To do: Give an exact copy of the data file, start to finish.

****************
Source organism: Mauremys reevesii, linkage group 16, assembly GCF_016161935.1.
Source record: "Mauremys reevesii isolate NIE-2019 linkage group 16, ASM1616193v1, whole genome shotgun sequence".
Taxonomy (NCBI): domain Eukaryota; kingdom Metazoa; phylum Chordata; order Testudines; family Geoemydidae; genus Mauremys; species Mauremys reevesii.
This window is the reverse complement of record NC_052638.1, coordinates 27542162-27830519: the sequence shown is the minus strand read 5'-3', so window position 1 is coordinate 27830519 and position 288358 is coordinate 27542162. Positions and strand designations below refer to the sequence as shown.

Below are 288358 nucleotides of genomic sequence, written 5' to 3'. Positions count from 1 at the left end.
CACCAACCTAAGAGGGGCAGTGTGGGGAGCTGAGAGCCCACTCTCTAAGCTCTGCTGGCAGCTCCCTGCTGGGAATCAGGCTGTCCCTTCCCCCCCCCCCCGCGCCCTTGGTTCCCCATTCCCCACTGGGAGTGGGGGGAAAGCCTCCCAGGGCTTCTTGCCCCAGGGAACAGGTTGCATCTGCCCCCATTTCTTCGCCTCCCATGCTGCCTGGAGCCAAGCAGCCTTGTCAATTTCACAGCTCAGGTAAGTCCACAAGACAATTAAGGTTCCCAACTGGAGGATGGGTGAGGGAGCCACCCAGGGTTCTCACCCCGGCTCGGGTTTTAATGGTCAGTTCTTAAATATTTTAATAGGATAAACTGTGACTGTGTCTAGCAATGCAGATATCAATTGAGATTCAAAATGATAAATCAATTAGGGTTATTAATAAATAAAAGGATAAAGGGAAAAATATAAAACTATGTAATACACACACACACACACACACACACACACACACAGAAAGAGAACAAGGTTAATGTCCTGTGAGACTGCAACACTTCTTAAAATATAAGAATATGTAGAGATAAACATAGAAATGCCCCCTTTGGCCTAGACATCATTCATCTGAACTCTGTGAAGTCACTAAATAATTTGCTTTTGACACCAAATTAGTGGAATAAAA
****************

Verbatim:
Source organism: Mauremys reevesii, linkage group 16, assembly GCF_016161935.1.
Source record: "Mauremys reevesii isolate NIE-2019 linkage group 16, ASM1616193v1, whole genome shotgun sequence".
Taxonomy (NCBI): domain Eukaryota; kingdom Metazoa; phylum Chordata; order Testudines; family Geoemydidae; genus Mauremys; species Mauremys reevesii.
This window is the reverse complement of record NC_052638.1, coordinates 27542162-27830519: the sequence shown is the minus strand read 5'-3', so window position 1 is coordinate 27830519 and position 288358 is coordinate 27542162. Positions and strand designations below refer to the sequence as shown.

Below are 288358 nucleotides of genomic sequence, written 5' to 3'. Positions count from 1 at the left end.
CACCAACCTAAGAGGGGCAGTGTGGGGAGCTGAGAGCCCACTCTCTAAGCTCTGCTGGCAGCTCCCTGCTGGGAATCAGGCTGTCCCTTCCCCCCCCCCCCGCGCCCTTGGTTCCCCATTCCCCACTGGGAGTGGGGGGAAAGCCTCCCAGGGCTTCTTGCCCCAGGGAACAGGTTGCATCTGCCCCCATTTCTTCGCCTCCCATGCTGCCTGGAGCCAAGCAGCCTTGTCAATTTCACAGCTCAGGTAAGTCCACAAGACAATTAAGGTTCCCAACTGGAGGATGGGTGAGGGAGCCACCCAGGGTTCTCACCCCGGCTCGGGTTTTAATGGTCAGTTCTTAAATATTTTAATAGGATAAACTGTGACTGTGTCTAGCAATGCAGATATCAATTGAGATTCAAAATGATAAATCAATTAGGGTTATTAATAAATAAAAGGATAAAGGGAAAAATATAAAACTATGTAATACACACACACACACACACACACACACACACACAGAAAGAGAACAAGGTTAATGTCCTGTGAGACTGCAACACTTCTTAAAATATAAGAATATGTAGAGATAAACATAGAAATGCCCCCTTTGGCCTAGACATCATTCATCTGAACTCTGTGAAGTCACTAAATAATTTGCTTTTGACACCAAATTAGTGGAATAAAA